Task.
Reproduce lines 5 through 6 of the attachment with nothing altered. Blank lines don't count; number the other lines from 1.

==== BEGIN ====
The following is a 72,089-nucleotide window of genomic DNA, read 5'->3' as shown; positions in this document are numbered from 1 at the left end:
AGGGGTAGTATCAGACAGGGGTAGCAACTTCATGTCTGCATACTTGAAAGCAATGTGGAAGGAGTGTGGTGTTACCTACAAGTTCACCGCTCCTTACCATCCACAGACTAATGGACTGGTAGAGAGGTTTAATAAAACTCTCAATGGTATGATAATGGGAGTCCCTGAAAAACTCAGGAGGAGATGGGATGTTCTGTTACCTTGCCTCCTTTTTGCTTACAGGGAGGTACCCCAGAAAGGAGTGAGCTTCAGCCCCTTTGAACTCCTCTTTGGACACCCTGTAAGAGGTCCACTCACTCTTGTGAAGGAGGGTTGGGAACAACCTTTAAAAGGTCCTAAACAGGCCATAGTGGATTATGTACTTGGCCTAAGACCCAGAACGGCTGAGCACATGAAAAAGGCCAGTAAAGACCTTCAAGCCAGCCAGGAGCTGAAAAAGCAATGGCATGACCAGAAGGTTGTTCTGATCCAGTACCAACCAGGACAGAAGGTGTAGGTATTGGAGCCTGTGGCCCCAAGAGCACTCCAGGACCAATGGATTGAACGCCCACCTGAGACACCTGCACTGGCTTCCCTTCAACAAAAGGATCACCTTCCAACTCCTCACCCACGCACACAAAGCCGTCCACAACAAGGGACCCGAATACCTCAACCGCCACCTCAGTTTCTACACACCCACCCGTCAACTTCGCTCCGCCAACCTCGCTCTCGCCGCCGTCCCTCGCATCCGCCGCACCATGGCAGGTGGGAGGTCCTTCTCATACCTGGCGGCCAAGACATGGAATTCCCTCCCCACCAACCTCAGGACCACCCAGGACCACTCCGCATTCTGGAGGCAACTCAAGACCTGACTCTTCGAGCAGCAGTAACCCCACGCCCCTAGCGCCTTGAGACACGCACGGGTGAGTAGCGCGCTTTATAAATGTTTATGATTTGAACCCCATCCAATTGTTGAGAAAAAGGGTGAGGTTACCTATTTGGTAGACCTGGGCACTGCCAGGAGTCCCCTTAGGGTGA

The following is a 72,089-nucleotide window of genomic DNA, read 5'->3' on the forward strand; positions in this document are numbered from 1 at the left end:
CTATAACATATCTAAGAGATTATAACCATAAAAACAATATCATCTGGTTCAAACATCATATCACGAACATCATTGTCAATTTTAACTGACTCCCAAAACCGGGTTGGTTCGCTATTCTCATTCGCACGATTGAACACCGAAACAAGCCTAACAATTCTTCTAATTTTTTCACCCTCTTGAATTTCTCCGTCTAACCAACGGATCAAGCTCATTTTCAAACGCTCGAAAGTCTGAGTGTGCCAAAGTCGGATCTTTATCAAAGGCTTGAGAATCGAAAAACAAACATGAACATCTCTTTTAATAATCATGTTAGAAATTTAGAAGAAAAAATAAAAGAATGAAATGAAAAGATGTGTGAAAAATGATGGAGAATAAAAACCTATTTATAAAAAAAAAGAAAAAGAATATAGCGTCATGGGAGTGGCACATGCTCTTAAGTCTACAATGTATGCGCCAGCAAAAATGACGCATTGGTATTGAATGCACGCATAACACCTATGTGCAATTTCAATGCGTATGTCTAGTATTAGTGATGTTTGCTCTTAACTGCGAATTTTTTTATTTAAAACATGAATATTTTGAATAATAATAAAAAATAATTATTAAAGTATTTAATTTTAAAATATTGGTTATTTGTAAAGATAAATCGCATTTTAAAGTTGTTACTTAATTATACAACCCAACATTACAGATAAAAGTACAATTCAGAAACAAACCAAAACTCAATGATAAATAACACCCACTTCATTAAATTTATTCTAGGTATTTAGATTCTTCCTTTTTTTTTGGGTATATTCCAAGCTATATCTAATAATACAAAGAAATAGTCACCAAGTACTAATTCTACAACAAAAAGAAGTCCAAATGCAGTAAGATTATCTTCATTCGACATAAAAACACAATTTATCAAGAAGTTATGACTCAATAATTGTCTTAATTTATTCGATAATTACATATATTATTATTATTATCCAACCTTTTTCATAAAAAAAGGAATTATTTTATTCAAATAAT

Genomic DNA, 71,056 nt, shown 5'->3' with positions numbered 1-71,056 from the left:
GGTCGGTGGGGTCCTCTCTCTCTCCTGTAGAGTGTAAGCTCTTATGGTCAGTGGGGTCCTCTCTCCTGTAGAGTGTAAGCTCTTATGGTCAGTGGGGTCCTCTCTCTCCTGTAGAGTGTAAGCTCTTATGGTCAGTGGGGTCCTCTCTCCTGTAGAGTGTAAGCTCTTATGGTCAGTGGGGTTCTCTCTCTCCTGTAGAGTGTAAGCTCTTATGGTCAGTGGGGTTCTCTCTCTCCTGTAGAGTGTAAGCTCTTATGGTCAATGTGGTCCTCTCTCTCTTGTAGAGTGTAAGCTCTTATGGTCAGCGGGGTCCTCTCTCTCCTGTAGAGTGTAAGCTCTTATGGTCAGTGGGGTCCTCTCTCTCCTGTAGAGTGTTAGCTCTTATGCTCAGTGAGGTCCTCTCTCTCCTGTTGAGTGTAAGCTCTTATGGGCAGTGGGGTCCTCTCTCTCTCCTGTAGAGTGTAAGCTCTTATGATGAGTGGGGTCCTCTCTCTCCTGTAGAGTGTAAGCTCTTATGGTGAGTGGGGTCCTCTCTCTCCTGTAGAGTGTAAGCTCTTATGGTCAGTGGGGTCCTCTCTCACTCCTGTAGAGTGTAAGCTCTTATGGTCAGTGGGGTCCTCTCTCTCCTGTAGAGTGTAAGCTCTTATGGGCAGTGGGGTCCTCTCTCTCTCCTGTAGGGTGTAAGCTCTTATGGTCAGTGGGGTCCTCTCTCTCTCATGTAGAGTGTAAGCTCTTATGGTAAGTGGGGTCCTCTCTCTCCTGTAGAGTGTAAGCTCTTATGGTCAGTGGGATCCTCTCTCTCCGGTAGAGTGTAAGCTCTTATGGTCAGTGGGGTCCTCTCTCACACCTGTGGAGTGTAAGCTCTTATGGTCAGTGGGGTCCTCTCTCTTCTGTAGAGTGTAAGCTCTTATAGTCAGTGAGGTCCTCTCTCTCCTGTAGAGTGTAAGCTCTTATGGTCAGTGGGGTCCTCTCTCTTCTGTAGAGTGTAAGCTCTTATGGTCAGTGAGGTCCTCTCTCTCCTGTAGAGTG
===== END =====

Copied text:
Genomic DNA, 71,056 nt, shown 5'->3' with positions numbered 1-71,056 from the left:
GGTCGGTGGGGTCCTCTCTCTCTCCTGTAGAGTGTAAGCTCTTATGGTCAGTGGGGTCCTCTCTCCTGTAGAGTGTAAGCTCTTATGGTCAGTGGGGTCCTCTCTCTCCTGTAGAGTGTAAGCTCTTATGGTCAGTGGGGTCCTCTCTCCTGTAGAGTGTAAGCTCTTATGGTCAGTGGGGTTCTCTCTCTCCTGTAGAGTGTAAGCTCTTATGGTCAGTGGGGTTCTCTCTCTCCTGTAGAGTGTAAGCTCTTATGGTCAATGTGGTCCTCTCTCTCTTGTAGAGTGTAAGCTCTTATGGTCAGCGGGGTCCTCTCTCTCCTGTAGAGTGTAAGCTCTTATGGTCAGTGGGGTCCTCTCTCTCCTGTAGAGTGTTAGCTCTTATGCTCAGTGAGGTCCTCTCTCTCCTGTTGAGTGTAAGCTCTTATGGGCAGTGGGGTCCTCTCTCTCTCCTGTAGAGTGTAAGCTCTTATGATGAGTGGGGTCCTCTCTCTCCTGTAGAGTGTAAGCTCTTATGGTGAGTGGGGTCCTCTCTCTCCTGTAGAGTGTAAGCTCTTATGGTCAGTGGGGTCCTCTCTCACTCCTGTAGAGTGTAAGCTCTTATGGTCAGTGGGGTCCTCTCTCTCCTGTAGAGTGTAAGCTCTTATGGGCAGTGGGGTCCTCTCTCTCTCCTGTAGGGTGTAAGCTCTTATGGTCAGTGGGGTCCTCTCTCTCTCATGTAGAGTGTAAGCTCTTATGGTAAGTGGGGTCCTCTCTCTCCTGTAGAGTGTAAGCTCTTATGGTCAGTGGGATCCTCTCTCTCCGGTAGAGTGTAAGCTCTTATGGTCAGTGGGGTCCTCTCTCACACCTGTGGAGTGTAAGCTCTTATGGTCAGTGGGGTCCTCTCTCTTCTGTAGAGTGTAAGCTCTTATAGTCAGTGAGGTCCTCTCTCTCCTGTAGAGTGTAAGCTCTTATGGTCAGTGGGGTCCTCTCTCTTCTGTAGAGTGTAAGCTCTTATGGTCAGTGAGGTCCTCTCTCTCCTGTAGAGTG